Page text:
Job Market & Payrolls Data
Over the past year, there have been several media headlines related to layoffs, emphasis on corporate efficiency, reductions in workforces, falling stock-based compensation value, and return-to-office requirements. Several of these headlines have unfortunate impacts for many employees.
From April 2021 to February 2023, the year-over-year change in nonfarm payrolls fell from about 10.9% to about 2.9%. While this deceleration in growth rate is notable, a year-over-year change remains positive.
In the past 80 years in America, a negative year-over-year change in nonfarm payrolls has coincided with an economic recession, as seen in the chart below and with economic recessions illustrated in the gray-shaded columns. Nonfarm payrolls is a measure of the number of American workers in the economy (plus or minus some specific workforce categorizations).
Sources: U.S. Bureau of Labor Statistics and Federal Reserve Economic Database. Link: https://fred.stlouisfed.org/series/PAYEMS
According to the Federal Reserve Economic Database and U.S. Bureau of Labor Statistics, “Total Nonfarm Job Openings are a measure of all jobs that are not filled on the last business day of the month. A job is considered open if a specific position exists and there is work available for it, the job can be started within 30 days, and there is active recruiting for the position. Total Nonfarm Job Openings are measured by the Job Openings and Labor Turnover Survey (JOLTS) and published by the Bureau of Labor Statistics (BLS). These data are a unique economic indicator of unmet demand for labor and labor shortages. Economists, government officials, and researchers use Job Openings as a measure of tightness within job markets.”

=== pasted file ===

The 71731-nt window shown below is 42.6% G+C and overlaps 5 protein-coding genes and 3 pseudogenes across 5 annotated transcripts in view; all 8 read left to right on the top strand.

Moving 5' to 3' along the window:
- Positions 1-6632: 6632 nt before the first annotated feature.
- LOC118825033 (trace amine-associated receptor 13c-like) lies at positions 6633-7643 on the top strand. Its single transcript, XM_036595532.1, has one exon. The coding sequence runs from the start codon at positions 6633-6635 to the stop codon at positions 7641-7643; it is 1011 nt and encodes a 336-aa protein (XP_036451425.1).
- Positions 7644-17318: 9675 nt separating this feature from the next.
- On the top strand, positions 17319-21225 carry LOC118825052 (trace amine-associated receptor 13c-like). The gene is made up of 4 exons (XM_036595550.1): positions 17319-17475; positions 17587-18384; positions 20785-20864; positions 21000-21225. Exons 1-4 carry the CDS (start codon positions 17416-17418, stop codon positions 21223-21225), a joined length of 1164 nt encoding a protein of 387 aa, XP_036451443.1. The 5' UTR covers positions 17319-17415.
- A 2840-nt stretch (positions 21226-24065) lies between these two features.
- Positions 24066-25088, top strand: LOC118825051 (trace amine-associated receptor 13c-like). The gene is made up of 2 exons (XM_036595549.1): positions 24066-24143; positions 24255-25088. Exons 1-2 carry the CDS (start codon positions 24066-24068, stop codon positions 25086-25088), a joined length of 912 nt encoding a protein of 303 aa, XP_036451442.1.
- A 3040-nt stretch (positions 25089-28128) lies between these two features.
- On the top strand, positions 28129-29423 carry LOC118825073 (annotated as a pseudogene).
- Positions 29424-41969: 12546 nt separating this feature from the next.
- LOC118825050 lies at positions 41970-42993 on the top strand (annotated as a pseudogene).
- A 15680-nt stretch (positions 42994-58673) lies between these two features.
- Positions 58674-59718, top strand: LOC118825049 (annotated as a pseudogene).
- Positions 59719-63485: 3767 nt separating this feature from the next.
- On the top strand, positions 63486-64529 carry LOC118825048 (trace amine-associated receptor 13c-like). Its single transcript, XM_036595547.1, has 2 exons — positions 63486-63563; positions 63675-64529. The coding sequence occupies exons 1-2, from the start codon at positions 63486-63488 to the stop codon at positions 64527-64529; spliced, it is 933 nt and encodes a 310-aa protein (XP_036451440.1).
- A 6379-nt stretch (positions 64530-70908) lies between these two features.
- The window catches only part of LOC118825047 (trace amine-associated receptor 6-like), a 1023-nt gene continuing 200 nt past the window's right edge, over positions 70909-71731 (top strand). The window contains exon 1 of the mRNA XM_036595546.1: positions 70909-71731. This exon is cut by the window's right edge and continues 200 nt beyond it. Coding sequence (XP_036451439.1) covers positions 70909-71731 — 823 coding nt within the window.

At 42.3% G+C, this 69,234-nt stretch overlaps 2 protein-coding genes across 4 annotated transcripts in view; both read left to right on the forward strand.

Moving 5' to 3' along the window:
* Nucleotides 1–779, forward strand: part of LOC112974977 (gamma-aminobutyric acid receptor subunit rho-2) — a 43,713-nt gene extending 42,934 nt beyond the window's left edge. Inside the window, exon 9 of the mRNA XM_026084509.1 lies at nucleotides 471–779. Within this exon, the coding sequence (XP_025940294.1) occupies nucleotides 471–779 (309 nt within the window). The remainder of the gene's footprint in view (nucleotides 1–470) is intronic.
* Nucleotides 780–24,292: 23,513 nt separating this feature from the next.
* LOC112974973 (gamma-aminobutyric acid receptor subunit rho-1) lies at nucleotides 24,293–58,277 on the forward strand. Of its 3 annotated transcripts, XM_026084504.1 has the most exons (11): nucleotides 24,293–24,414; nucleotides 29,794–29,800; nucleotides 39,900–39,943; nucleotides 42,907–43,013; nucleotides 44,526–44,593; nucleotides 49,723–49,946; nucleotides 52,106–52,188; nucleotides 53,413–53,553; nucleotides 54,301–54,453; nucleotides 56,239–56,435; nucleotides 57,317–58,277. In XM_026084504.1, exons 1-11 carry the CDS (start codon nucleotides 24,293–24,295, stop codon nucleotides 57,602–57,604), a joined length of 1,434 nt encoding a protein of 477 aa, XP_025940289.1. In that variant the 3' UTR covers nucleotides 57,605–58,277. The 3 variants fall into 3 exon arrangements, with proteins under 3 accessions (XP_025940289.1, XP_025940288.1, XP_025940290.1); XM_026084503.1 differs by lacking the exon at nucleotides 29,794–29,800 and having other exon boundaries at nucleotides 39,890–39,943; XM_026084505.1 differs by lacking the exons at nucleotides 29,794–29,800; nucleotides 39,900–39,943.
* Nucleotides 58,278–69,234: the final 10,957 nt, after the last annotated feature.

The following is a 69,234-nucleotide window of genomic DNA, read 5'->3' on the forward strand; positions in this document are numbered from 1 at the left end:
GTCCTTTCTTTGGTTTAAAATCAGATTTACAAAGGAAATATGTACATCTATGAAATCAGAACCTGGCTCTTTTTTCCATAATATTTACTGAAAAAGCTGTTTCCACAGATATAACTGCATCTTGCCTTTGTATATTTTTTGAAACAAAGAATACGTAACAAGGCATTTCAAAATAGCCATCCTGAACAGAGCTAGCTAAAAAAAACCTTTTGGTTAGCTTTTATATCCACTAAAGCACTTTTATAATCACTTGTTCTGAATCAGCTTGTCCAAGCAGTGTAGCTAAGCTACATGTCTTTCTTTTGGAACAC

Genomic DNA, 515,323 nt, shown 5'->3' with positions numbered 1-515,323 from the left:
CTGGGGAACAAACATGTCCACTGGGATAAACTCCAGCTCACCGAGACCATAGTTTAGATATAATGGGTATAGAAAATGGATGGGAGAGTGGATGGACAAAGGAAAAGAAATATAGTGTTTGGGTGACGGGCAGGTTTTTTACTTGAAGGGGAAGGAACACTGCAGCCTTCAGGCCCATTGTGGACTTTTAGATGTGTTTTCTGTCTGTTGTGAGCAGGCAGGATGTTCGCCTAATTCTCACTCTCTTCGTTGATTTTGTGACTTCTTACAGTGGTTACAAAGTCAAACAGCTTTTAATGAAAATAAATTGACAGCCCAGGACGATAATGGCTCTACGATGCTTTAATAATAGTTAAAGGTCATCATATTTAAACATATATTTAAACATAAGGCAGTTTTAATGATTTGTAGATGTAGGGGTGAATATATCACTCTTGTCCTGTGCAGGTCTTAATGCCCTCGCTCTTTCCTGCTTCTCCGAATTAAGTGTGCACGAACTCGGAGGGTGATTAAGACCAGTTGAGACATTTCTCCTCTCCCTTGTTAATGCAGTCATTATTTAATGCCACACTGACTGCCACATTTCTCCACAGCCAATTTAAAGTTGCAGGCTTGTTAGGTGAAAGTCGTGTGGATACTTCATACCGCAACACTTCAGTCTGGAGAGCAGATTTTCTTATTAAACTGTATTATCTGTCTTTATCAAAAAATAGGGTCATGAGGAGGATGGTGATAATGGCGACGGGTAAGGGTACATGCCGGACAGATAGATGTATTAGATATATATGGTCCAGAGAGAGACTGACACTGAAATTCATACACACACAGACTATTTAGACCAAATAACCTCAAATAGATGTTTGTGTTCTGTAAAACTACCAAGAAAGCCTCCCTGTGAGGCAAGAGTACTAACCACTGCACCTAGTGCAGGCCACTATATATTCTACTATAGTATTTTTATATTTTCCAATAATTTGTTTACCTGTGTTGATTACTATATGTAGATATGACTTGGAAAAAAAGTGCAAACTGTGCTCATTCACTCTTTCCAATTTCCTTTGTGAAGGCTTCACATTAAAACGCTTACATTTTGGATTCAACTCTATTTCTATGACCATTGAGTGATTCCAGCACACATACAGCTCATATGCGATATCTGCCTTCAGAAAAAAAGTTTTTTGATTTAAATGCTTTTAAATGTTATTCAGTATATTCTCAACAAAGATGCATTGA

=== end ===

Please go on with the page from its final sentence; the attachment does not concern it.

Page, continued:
In the past 20 years, a year-over-year change in the number of nonfarm job openings worse than -10% (highlighted via the red horizontal line in the chart below) has coincided with an economic recession. In January 2023, the year-over-year change in the number of nonfarm job openings was -5.77%.
Sources: U.S. Bureau of Labor Statistics and Federal Reserve Economic Database. Link: https://fred.stlouisfed.org/series/JTSJOL
Consumer Spending & Personal Savings
Sources: U.S. Bureau of Economic Analysis and Federal Reserve Economic Database. Link: https://fred.stlouisfed.org/series/PCE
Despite the media headlines about layoffs, inflation, economic uncertainty, and other risk factors and news, personal consumer spending continues to grow in nominal terms (non-inflation-adjusted terms). Measuring the year-over-year change from February 2022 to February 2023, American personal consumption expenditures increased by about $1.28 trillion dollars.
According to the U.S. Bureau of Economic Analysis, “the U.S personal saving rate is personal saving as a percentage of disposable personal income. In other words, it’s the percentage of people’s incomes left after they pay taxes and spend money”. Source Link: https://www.bea.gov/data/income-saving/personal-saving-rate
The personal saving rate fell from 13.4% in February 2021 to 4.6% in February 2023. Rapid reductions in personal savings rates may impact the capacity of future growth rates in consumer spending, and consumer spending represents a large portion of total economic activity and GDP in America.